I wonder if it might not be better for the judicial appointments process to take a page from arbitration’s book. Here’s a thought-experiment: Perhaps we should entrust the four liberal justices and the four conservative justices with the task of agreeing among themselves on a jurist who they think would provide balance to an already fractured court. Or perhaps this task could be delegated to an even number of Republican and Democratic legislators. Perhaps three such jurists could be pre-nominated through this process, at which point the President would get to present one of the three to the Senate, which in turn would carry out the confirmation process. Either of these seems more likely to result in the appointment of a truly neutral, non-partisan individual. And rather than hold public hearings, which tend to force each side to dig into their positions out of fear of disappointing their constituents, perhaps the pre-nominators should do so behind closed doors, where they would have the freedom to think outside the box and make compromises for the sake of identifying the best possible jurist. Although critics of ADR are sometimes correct to point out the virtues of publicity, in cases like the Kavanaugh hearings one can’t help but wonder whether the shameless display of partisanship and self-interest, for all the world to see, was worth it.
One final arbitration analogy. Judges are rarely put in the position of being themselves judged (as opposed, say, to having their opinions judged). By contrast, arbitrators are often interviewed before they are appointed as a way of sussing them out on their experience, their views about the case or about the legal issues involved, and their judicial demeanor. Of course they typically don’t get the kind of questions (let alone accusations) that Judge Kavanaugh had to contend with. But depending on the nature of the case it is possible to imagine that an arbitrator candidate could be asked some tough personal questions, or even be confronted with past rulings while on the bench or accusations that may have been made in the press or to disciplinary boards.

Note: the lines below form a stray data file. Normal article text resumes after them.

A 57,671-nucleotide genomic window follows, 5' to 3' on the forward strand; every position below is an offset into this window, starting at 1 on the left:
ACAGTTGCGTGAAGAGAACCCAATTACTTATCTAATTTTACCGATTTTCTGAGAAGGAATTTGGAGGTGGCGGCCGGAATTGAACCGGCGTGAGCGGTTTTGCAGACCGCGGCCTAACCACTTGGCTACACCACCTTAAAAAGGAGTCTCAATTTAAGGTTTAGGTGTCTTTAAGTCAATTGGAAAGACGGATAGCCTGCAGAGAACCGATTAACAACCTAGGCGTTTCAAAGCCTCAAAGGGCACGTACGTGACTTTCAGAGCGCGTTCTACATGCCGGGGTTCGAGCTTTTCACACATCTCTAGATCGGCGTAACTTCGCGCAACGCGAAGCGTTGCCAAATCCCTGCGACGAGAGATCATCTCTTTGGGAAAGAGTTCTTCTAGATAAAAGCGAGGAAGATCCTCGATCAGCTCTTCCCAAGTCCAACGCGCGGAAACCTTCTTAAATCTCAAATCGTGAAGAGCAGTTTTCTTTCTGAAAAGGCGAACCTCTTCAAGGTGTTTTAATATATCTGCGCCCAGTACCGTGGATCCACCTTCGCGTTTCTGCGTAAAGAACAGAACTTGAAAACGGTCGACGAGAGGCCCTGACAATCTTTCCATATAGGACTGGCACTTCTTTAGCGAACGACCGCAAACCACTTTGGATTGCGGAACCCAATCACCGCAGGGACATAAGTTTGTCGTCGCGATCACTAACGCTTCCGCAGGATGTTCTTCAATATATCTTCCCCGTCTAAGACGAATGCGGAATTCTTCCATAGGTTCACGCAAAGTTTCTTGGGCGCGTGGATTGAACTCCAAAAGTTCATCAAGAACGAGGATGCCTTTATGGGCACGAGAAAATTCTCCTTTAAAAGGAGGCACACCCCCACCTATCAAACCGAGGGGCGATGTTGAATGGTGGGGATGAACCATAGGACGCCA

Given that, would any reasonable party agree to entrust their dispute to an arbitrator candidate who displayed even one tenth of the contempt, entitlement, and rigidity that Judge Kavanaugh did during his hearings? Even assuming Judge Kavanaugh did not do what he is accused of doing—and frankly I care little about what actually “happened” 35 years ago—hasn’t his demeanor alone killed any confidence we might have in his judicial temperament, his ability to hear both sides with equanimity, or his respect for due process? And if he wouldn’t even pass the smell test in a private arbitration appointment process, what does it say about our public system of justice that he might be appointed to the Court nonetheless?